Low Reallocation of Employment, Which Did Not Always Improve Resource Allocation As in most market economies, the countries of the region have experienced sizable shifts in resources across the macrosectors of the economy. This process has also been triggered by major macroeconomic and structural policy changes, including ambitious macrostabilization programs, major liberalization of trade and financial markets, and privatization of many state-owned enterprises in key sectors. The sizable process of reallocation of both output and employment across sectors of the economy has had, without doubts, profound economic and social implications. However, from an international perspective, the magnitude of reallocation tends to be smaller than that observed in most of the fast-growing countries in East Asia. More importantly, in many countries of the region, employment—and in some cases even output—shifted from agriculture and, more importantly, manufacturing toward the service sector (figure 0.5). Shifting resources toward service activities is a common phenomenon in most market economies as they move up the income ladder. However, the magnitude and composition of the changes have specific characteristics in the region and contribute to explain the low-quality job creation. First, the decline in manufacturing employment is comparatively large. As an illustration, the share of GDP in manufacturing in Latin America and the Caribbean was similar to that of East Asia during the 1970s. By 2003, however, it dropped to about 15 percent, whereas it rose to about 30 percent in East Asia. Second, many of the new tertiary jobs have been created in relatively low-productivity and low-wage services, such as retail and wholesale trade or community, social, and personal services. So while, for example, the trade sector accounts on average for 32 percent of employment growth, it accounts for −84 percent of total growth in labor productivity. In turn, manufacturing employment explains only 5 percent of total employment growth and 33 percent of total labor productivity growth.6 Even within manufacturing, resources have often shifted from more productive activities to less productive ones, with highly productive industries downsizing instead of investing and expanding. A simple decomposition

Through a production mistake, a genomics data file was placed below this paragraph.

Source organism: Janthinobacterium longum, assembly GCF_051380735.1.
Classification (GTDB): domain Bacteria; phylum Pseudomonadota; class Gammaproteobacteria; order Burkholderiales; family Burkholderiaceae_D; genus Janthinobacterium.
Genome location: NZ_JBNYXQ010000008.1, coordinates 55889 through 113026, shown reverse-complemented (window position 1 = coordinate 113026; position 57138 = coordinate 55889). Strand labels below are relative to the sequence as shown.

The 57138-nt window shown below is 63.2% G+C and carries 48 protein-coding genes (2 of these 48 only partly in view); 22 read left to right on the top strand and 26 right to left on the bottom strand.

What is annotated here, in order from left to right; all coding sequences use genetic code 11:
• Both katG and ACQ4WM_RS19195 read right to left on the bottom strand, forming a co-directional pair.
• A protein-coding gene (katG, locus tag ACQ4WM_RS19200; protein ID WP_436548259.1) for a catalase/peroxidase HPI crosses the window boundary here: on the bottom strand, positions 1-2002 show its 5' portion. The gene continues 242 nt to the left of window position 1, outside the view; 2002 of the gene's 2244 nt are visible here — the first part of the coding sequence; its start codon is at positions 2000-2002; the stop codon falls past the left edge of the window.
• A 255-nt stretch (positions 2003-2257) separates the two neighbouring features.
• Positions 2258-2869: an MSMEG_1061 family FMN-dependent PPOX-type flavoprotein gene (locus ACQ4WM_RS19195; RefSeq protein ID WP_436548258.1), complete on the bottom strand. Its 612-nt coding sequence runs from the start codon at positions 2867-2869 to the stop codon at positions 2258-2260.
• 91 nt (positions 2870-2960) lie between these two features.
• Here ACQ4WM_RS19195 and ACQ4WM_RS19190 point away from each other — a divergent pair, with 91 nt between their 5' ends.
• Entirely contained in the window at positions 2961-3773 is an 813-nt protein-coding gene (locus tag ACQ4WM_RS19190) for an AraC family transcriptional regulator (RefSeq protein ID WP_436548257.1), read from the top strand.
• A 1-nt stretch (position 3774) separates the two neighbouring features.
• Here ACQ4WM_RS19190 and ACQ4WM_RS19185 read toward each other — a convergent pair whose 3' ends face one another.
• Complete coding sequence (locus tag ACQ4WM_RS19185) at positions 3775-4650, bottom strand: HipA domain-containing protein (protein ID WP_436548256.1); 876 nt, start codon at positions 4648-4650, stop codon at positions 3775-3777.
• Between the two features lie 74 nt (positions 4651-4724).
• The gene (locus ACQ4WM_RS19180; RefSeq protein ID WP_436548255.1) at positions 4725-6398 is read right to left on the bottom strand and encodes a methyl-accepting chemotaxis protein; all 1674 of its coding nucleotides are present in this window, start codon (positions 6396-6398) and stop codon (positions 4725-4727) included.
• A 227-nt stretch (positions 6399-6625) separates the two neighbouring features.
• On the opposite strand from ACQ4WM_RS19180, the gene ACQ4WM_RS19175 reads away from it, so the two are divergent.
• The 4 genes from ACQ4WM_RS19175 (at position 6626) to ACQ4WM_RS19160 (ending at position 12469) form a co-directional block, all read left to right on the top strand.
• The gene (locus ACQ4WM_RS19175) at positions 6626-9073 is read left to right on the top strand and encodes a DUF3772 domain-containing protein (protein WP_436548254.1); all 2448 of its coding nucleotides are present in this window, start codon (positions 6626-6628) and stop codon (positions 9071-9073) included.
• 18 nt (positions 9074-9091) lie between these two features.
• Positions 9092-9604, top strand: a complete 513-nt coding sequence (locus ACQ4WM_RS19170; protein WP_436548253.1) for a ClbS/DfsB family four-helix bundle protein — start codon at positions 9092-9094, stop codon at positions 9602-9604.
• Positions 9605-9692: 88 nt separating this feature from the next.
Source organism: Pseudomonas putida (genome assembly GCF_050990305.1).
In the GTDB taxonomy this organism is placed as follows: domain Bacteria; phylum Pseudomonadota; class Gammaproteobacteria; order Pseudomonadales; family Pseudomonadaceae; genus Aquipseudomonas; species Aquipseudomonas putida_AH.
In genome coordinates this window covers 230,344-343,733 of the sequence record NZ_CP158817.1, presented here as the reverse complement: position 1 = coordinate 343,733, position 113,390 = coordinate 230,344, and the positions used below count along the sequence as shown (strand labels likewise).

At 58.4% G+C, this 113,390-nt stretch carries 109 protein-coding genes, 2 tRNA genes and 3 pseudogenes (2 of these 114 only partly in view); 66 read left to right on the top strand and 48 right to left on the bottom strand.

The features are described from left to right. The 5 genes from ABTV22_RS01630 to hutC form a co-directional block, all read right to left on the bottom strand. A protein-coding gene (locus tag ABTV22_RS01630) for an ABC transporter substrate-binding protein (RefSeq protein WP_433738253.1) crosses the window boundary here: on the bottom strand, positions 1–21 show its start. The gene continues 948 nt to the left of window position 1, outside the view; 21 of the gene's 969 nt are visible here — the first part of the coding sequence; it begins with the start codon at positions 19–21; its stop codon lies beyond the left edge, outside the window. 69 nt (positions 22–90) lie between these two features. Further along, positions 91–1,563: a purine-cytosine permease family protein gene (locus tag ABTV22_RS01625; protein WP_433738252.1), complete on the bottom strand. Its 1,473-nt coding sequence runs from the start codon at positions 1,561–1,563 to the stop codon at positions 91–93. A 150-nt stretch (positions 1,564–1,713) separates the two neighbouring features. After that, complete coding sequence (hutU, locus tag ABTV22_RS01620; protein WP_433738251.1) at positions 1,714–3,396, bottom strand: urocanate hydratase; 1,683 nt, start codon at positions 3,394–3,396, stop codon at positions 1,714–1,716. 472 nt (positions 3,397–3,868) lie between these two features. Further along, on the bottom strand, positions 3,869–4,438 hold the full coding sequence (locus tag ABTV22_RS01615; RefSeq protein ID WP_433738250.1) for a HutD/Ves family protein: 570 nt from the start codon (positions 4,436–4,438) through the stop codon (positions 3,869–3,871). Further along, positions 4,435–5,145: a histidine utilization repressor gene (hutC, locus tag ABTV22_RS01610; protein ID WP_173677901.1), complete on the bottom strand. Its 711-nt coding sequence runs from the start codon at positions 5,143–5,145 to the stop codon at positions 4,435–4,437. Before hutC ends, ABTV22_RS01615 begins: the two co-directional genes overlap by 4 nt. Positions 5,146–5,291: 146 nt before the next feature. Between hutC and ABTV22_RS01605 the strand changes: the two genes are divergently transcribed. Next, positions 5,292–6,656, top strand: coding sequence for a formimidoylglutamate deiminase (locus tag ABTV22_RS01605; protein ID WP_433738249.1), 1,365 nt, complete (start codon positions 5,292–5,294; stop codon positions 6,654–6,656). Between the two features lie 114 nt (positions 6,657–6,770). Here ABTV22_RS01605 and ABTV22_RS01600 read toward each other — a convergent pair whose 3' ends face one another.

11

–20

Argentina Brazil Chile Colombia Mexico Peru R.B. de Venezuela Bolivia Ecuador Paraguay Uruguay Barbados Costa Rica Cuba Dominican Republic El Salvador Guatemala Honduras Jamaica Nicaragua Panama Trinidad and Tobago

–10

0 agriculture

10

20

–20

small South American countries

big countries

–10 0 10 mining and utilities

20

–20

Central American and Caribbean countries

t

)

–10 0 10 manufacturing

t−1

(% employment share − % employment share

a. Changes in the structure of output

20

–20

average for OECD 24

–10

10

20

(continued)

0 services

Figure 0.5 Changes in the Structure of Output and Employment, Early 1990s to Early 2000s


12

–10

0 agriculture

10

20

–20

–10 0 10 mining and utilities

small South American countries

big countries

20 –20

Central American and Caribbean countries

average for OECD 24

)

–10 0 10 manufacturing

t−1

20

–20

–10

0 services

10

20

Source: GDP by economic activity at constant 1990 prices, US$, United Nations Statistics Division: employement by economic activity from Statistical Offices of individual countries of the Region.